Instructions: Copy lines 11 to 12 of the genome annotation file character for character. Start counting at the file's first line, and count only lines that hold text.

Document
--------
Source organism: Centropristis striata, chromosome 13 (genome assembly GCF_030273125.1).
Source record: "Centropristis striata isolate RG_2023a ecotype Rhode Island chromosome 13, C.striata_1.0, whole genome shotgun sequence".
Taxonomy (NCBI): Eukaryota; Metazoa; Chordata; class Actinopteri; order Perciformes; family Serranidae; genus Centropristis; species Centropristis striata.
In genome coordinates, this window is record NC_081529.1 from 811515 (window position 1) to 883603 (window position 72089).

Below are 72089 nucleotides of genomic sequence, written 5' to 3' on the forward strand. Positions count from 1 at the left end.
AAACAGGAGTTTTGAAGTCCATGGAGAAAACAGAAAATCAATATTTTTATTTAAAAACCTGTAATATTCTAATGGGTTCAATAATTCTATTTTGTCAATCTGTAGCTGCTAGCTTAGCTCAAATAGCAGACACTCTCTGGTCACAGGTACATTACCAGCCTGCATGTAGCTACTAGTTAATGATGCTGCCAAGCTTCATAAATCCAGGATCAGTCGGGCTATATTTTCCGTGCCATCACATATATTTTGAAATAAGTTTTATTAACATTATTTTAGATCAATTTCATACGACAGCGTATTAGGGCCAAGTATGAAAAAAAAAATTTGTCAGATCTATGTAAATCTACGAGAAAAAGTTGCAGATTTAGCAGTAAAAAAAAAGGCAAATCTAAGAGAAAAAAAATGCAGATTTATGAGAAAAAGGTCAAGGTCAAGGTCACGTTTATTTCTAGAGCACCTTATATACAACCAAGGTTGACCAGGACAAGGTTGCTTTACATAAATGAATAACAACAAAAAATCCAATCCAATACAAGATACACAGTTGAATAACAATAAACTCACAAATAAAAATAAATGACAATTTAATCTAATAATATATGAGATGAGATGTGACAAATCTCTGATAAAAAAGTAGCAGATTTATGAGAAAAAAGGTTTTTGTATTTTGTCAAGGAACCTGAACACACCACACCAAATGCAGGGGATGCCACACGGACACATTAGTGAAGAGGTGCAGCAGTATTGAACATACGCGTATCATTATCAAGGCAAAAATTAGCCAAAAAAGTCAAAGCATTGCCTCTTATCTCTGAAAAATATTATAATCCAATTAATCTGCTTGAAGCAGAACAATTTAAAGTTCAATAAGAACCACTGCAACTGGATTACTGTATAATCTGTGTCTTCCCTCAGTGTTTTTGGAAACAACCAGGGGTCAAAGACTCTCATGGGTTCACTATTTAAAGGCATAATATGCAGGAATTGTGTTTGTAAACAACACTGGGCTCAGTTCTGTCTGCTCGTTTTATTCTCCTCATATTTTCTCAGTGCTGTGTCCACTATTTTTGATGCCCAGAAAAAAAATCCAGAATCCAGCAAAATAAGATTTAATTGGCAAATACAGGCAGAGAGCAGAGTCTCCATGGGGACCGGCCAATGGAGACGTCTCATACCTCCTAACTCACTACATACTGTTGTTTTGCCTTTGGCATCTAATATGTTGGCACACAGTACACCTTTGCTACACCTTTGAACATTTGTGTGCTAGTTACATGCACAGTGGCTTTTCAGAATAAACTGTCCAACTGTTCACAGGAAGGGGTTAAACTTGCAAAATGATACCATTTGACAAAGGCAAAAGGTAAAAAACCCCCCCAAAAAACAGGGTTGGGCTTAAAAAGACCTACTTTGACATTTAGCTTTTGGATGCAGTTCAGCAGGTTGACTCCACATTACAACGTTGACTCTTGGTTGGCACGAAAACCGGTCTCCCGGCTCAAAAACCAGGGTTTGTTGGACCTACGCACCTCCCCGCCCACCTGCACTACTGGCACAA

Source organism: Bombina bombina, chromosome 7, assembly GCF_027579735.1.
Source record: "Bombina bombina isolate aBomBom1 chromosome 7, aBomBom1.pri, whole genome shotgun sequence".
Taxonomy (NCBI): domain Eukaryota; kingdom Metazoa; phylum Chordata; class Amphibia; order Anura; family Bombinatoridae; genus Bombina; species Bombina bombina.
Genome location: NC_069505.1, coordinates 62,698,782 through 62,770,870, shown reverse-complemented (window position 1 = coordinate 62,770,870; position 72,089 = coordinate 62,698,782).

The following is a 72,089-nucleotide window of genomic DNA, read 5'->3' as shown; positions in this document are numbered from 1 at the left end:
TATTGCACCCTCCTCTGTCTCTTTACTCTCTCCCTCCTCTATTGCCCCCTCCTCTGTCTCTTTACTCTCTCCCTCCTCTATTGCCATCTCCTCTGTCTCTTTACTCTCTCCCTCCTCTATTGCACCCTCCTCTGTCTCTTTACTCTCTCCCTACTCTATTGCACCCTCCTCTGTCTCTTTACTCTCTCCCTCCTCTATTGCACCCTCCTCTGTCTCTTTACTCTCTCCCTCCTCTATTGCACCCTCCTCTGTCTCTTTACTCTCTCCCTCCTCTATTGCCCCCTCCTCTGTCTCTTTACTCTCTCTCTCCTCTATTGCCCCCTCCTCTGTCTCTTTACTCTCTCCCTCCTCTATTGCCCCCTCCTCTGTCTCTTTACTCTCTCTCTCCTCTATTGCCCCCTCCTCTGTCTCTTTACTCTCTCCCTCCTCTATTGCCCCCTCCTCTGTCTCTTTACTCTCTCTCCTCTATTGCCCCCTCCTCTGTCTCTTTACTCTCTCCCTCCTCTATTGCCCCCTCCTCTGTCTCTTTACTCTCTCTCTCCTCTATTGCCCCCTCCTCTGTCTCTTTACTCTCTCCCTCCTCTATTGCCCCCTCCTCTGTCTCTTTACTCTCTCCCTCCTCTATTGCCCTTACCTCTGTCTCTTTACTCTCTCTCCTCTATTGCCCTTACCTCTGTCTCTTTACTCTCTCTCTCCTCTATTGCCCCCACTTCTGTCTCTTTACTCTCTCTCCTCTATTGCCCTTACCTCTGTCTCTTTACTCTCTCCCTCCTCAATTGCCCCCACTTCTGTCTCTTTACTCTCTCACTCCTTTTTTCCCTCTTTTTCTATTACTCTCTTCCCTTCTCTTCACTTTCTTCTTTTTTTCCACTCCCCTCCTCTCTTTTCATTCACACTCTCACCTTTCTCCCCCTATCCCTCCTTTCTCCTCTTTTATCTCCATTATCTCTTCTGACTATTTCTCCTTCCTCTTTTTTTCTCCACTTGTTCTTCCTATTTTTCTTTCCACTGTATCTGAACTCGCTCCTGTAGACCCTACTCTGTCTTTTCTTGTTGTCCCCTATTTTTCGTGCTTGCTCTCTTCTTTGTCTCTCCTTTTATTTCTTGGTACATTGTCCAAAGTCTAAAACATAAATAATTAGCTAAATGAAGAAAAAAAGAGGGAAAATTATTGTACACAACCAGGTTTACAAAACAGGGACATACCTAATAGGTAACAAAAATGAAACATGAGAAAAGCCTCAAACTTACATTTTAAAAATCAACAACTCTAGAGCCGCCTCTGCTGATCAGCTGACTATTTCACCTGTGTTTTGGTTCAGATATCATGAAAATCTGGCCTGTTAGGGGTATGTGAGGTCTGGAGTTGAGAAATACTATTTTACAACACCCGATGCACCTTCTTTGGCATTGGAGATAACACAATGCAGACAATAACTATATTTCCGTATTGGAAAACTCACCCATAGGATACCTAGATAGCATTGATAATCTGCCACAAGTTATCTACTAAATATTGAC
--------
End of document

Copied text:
The following is a 72,089-nucleotide window of genomic DNA, read 5'->3' as shown; positions in this document are numbered from 1 at the left end:
TATTGCACCCTCCTCTGTCTCTTTACTCTCTCCCTCCTCTATTGCCCCCTCCTCTGTCTCTTTACTCTCTCCCTCCTCTATTGCCATCTCCTCTGTCTCTTTACTCTCTCCCTCCTCTATTGCACCCTCCTCTGTCTCTTTACTCTCTCCCTACTCTATTGCACCCTCCTCTGTCTCTTTACTCTCTCCCTCCTCTATTGCACCCTCCTCTGTCTCTTTACTCTCTCCCTCCTCTATTGCACCCTCCTCTGTCTCTTTACTCTCTCCCTCCTCTATTGCCCCCTCCTCTGTCTCTTTACTCTCTCTCTCCTCTATTGCCCCCTCCTCTGTCTCTTTACTCTCTCCCTCCTCTATTGCCCCCTCCTCTGTCTCTTTACTCTCTCTCTCCTCTATTGCCCCCTCCTCTGTCTCTTTACTCTCTCCCTCCTCTATTGCCCCCTCCTCTGTCTCTTTACTCTCTCTCCTCTATTGCCCCCTCCTCTGTCTCTTTACTCTCTCCCTCCTCTATTGCCCCCTCCTCTGTCTCTTTACTCTCTCTCTCCTCTATTGCCCCCTCCTCTGTCTCTTTACTCTCTCCCTCCTCTATTGCCCCCTCCTCTGTCTCTTTACTCTCTCCCTCCTCTATTGCCCTTACCTCTGTCTCTTTACTCTCTCTCCTCTATTGCCCTTACCTCTGTCTCTTTACTCTCTCTCTCCTCTATTGCCCCCACTTCTGTCTCTTTACTCTCTCTCCTCTATTGCCCTTACCTCTGTCTCTTTACTCTCTCCCTCCTCAATTGCCCCCACTTCTGTCTCTTTACTCTCTCACTCCTTTTTTCCCTCTTTTTCTATTACTCTCTTCCCTTCTCTTCACTTTCTTCTTTTTTTCCACTCCCCTCCTCTCTTTTCATTCACACTCTCACCTTTCTCCCCCTATCCCTCCTTTCTCCTCTTTTATCTCCATTATCTCTTCTGACTATTTCTCCTTCCTCTTTTTTTCTCCACTTGTTCTTCCTATTTTTCTTTCCACTGTATCTGAACTCGCTCCTGTAGACCCTACTCTGTCTTTTCTTGTTGTCCCCTATTTTTCGTGCTTGCTCTCTTCTTTGTCTCTCCTTTTATTTCTTGGTACATTGTCCAAAGTCTAAAACATAAATAATTAGCTAAATGAAGAAAAAAAGAGGGAAAATTATTGTACACAACCAGGTTTACAAAACAGGGACATACCTAATAGGTAACAAAAATGAAACATGAGAAAAGCCTCAAACTTACATTTTAAAAATCAACAACTCTAGAGCCGCCTCTGCTGATCAGCTGACTATTTCACCTGTGTTTTGGTTCAGATATCATGAAAATCTGGCCTGTTAGGGGTATGTGAGGTCTGGAGTTGAGAAATACTATTTTACAACACCCGATGCACCTTCTTTGGCATTGGAGATAACACAATGCAGACAATAACTATATTTCCGTATTGGAAAACTCACCCATAGGATACCTAGATAGCATTGATAATCTGCCACAAGTTATCTACTAAATATTGAC